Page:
Experimental Brain Research

, Volume 86, Issue 1, pp 141–150 | Cite as

Repetitive firing properties of putative dopamine-containing neurons in vitro: regulation by an apamin-sensitive Ca2+-activated K+ conductance

  • P. D. Shepard
  • B. S. Bunney


Intracellular recording techniques were used to study the effects of apamin (APA), a selective inhibitor of one type of Ca2+-activated K+ channel, on the electroresponsive properties of dopamine (DA)-containing neurons within the zona compacta of the substantia nigra (SNc) in rat. Bath application of APA (1 μM) blocked the slow component of a complex post-spike afterhyperpolarization (AHPs) without affecting other characteristics of the action potential. Blockade of AHPs was accompanied by an increase in the number and frequency of action potentials evoked by depolarizing current pulses. However, APA failed to affect the cellular mechanisms underlying spike frequency adaptation or poststimulus inhibitory period. These data indicate that AHPs can exert a strong influence on the interspike interval but is probably not involved in regulating slower adaptive neuronal responses.

Key words

Substantia nigra Apamin Ca2+-activated K++ channel Afterhyperpolarization Intracellular recording Rat 


Unable to display preview. Download preview PDF.

Unable to display preview. Download preview PDF.


  1. Aghajanian GK, Rasmussen K (1989) Intracellular studies in the facial nucleus illustrating a simple new method for obtaining viable motoneurons in adult rat brain slices. Synapse 3:331–338Google Scholar
  2. Andrade R, Aghajanian GK (1984) Locus coeruleus activity in vitro: intrinsic regulation by a calcium-dependent potassium conductance but not alpha-2-adrenoceptors. J Neurosci 4:161–170Google Scholar
  3. Barrett EF, Barrett JN (1976) Separation of two voltage-sensitive potassium currents and demonstration of a tetrodotoxin-resistant calcium current in frog motoneurons. J Physiol 255:737–774Google Scholar
  4. Benson JA, Cooke IM (1984) Driver potentials and the organization of rhythmic bursting in crustacean ganglia. TINS 7:85–91Google Scholar
  5. Blatz AL, Magleby KL (1986) Single apamin-blocked Ca-activated K+ channels of small conductance in cultured rat skeletal muscle. Nature 323:718–720Google Scholar
  6. Blatz AL, Magleby KL (1987) Calcium-activated potassium channels. TINS 10:463–467Google Scholar
  7. Bourque CW, Brown DA (1987) Apamin and d-tubocurarine block the hyperpolarization of rat supraoptic neurosecretory neurons. Neurosci Lett 82:185–190Google Scholar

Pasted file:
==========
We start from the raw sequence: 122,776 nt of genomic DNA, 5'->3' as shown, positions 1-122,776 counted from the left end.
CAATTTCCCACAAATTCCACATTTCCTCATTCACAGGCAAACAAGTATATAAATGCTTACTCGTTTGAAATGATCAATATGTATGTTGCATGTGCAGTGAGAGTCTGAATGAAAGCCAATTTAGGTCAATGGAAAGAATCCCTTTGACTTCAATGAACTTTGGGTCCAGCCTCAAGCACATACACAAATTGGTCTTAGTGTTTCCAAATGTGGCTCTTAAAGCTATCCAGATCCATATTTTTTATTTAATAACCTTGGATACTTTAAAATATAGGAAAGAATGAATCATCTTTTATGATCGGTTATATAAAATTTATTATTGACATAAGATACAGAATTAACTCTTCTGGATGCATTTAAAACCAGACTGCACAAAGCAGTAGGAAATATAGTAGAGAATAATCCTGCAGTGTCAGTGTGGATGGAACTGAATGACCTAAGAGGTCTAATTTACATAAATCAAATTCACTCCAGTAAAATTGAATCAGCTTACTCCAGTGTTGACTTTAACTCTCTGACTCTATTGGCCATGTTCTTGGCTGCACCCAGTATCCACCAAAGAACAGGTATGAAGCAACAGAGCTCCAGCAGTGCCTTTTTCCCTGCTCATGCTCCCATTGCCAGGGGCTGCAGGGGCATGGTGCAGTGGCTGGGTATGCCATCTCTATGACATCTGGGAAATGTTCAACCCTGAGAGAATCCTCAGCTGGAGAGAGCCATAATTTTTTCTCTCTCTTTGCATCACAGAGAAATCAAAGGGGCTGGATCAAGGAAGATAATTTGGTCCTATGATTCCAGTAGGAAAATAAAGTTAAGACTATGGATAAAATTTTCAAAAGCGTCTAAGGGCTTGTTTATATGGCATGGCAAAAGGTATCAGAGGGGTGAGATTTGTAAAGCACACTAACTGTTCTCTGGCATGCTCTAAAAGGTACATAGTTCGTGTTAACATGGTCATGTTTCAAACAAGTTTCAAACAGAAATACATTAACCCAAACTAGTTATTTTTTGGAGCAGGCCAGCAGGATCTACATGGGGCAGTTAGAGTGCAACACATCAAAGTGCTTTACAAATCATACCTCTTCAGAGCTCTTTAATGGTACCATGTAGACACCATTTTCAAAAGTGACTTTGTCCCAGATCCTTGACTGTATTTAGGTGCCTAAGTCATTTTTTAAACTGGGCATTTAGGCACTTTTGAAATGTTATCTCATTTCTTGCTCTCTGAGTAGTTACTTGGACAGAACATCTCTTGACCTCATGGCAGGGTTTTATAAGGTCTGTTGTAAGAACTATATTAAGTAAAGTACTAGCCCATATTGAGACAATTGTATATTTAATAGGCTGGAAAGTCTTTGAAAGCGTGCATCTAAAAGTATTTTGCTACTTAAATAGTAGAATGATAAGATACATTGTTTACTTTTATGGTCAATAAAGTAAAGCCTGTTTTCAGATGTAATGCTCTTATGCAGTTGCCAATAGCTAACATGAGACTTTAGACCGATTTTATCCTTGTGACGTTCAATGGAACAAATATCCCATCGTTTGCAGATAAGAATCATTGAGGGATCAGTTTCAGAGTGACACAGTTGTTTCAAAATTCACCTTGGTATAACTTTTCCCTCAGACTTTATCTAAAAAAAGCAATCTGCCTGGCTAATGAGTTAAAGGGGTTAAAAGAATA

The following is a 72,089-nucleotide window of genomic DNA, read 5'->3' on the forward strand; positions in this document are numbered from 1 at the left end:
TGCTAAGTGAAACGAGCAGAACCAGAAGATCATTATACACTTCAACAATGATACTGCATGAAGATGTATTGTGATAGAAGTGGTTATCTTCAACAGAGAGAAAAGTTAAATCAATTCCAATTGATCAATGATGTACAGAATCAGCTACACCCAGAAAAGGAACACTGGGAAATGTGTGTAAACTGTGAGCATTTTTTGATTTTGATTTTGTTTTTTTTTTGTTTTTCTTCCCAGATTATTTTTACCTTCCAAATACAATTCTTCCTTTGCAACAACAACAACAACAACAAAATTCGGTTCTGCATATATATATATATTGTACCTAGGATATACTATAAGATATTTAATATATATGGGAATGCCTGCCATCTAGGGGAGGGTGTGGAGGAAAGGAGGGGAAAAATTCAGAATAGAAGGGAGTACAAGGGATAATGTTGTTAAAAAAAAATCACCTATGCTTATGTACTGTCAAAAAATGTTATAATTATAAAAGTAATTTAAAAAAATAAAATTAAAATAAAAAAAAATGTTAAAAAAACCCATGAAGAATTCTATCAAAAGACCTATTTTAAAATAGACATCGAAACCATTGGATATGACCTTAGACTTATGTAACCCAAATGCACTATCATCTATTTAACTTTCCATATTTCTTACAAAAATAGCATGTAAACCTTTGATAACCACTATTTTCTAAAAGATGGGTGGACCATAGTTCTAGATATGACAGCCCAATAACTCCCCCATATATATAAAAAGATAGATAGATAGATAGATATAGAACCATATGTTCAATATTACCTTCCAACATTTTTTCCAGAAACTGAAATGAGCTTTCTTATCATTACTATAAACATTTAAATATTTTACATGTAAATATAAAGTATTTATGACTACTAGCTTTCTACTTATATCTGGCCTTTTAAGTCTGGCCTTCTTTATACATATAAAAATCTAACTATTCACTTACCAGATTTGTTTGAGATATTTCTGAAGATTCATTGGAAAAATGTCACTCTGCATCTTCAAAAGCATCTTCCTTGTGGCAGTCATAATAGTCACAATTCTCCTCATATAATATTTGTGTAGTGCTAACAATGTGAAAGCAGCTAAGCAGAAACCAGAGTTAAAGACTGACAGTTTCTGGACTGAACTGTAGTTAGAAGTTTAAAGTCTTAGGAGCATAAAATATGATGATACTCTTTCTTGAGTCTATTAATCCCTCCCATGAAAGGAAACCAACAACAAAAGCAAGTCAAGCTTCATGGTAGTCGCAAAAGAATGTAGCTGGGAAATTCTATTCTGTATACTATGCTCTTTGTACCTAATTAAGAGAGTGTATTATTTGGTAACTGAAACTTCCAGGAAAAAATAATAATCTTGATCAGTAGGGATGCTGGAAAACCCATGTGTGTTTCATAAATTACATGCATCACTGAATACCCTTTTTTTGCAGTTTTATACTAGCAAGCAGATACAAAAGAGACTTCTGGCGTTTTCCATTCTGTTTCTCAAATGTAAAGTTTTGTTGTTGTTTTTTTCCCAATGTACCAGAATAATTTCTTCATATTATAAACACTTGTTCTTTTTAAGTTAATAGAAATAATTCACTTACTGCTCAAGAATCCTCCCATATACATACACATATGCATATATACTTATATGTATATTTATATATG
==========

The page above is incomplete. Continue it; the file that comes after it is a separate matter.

8. Bourque CW, Randle CR, Renaud LP (1985) Calcium-dependent potassium conductance in rat supraoptic nucleus neurosecretory neurons. J Neurophysiol 54:1375–1382Google Scholar
  9. Finlayson PG, Marshall KC (1988) Synchronous bursting of locus coeruleus neurons in tissue culture. Neuroscience 24:217–225Google Scholar
  10. Fujimura K, Matsuda Y (1988) Responses to ramp current stimulation of the neurons in the substantia nigra pars compacta in vitro. Brain Res 475:177–181Google Scholar
  11. Galarraga E, Bargas J, Sierra A, Aceves J (1989) The role of calcium in the repetitive firing of neostriatal neurons. Exp Brain Res 75:157–168PubMedGoogle Scholar
  12. Grace AA (1987) The regulation of dopamine neuron activity as determined by in vivo and in vitro intracellular recordings. In: Chiodo LA, Freeman AS (eds) Neurophysiology of dopaminergic systems: current status and clinical perspectives. Lakeshore Press, Grosse Pointe, pp 1–66Google Scholar
  13. Grace AA, Bunney BS (1983a) Intracellular and extracellular electrophysiology of nigral dopaminergic neurons: I. Identification and characterization. Neuroscience 10:301–315Google Scholar
  14. Grace AA, Bunney BS (1983b) Intracellular and extracellular electrophysiology of nigral dopaminergic neurons: II. Action potential generating mechanisms and morphological correlates. Neuroscience 10:317–331Google Scholar
  15. Grace AA, Bunney BS (1984a) The control of firing pattern in nigral dopamine neurons: single spike firing. J Neurosci 4:2866–2876Google Scholar
  16. Grace AA, Bunney BS (1984b) The control of firing pattern in nigral dopamine neurons: burst firing. J Neurosci 4:2877–2890Google Scholar
  17. Grace AA, Onn SP (1989) Morphology and electrophysiological properties of immunocytochemically identified rat dopamine neurons recorded in vitro. J Neurosci 9:3463–3481Google Scholar
  18. Halliwell JV, Adams PR (1982) Voltage-clamp analysis of muscarinic excitation in hippocampal neurons. Brain Res 250:71–92Google Scholar
  19. Harris NC, Webb C, Greenfield SA (1989) A possible pacemaker mechanism in pars compacta neurons of the guinea-pig substantia nigra revealed by various ion channel blocking agents. Neuroscience 31:355–362Google Scholar
  20. Harris-Warrick RM, Flamm RE (1987) Multiple mechanisms of bursting in a conditional bursting neuron. J Neuroscience 7:2113–2128Google Scholar
  21. Harris-Warrick RM, Johnson BR (1987) Potassium channel blockade induces rhythmic activity in a conditional burster neuron. Brain Res 416:381–386Google Scholar
  22. Hugues M, Romey G, Duval D, Vincent JP, Lazdunski M (1982) Apamin as a selective blocker of the calcium-dependent potassium channel in neuroblastoma cells: Voltage clamp and biochemical characterization of the toxin receptor. Proc Natl Acad Sci 79:1308–1312Google Scholar
  23. Kawai T, Watanabe M (1986) Blockade of Ca2+-activated K+ conductance by apamin in rat sympathetic neurones. Br J Pharmacol 87:225–232Google Scholar
  24. Kelso SR, Nelson DO, Silva NL, Boulant JA (1983) A slice chamber for intracellular and extracellular recording during continuous perfusion. Brain Res Bull 10:853–857Google Scholar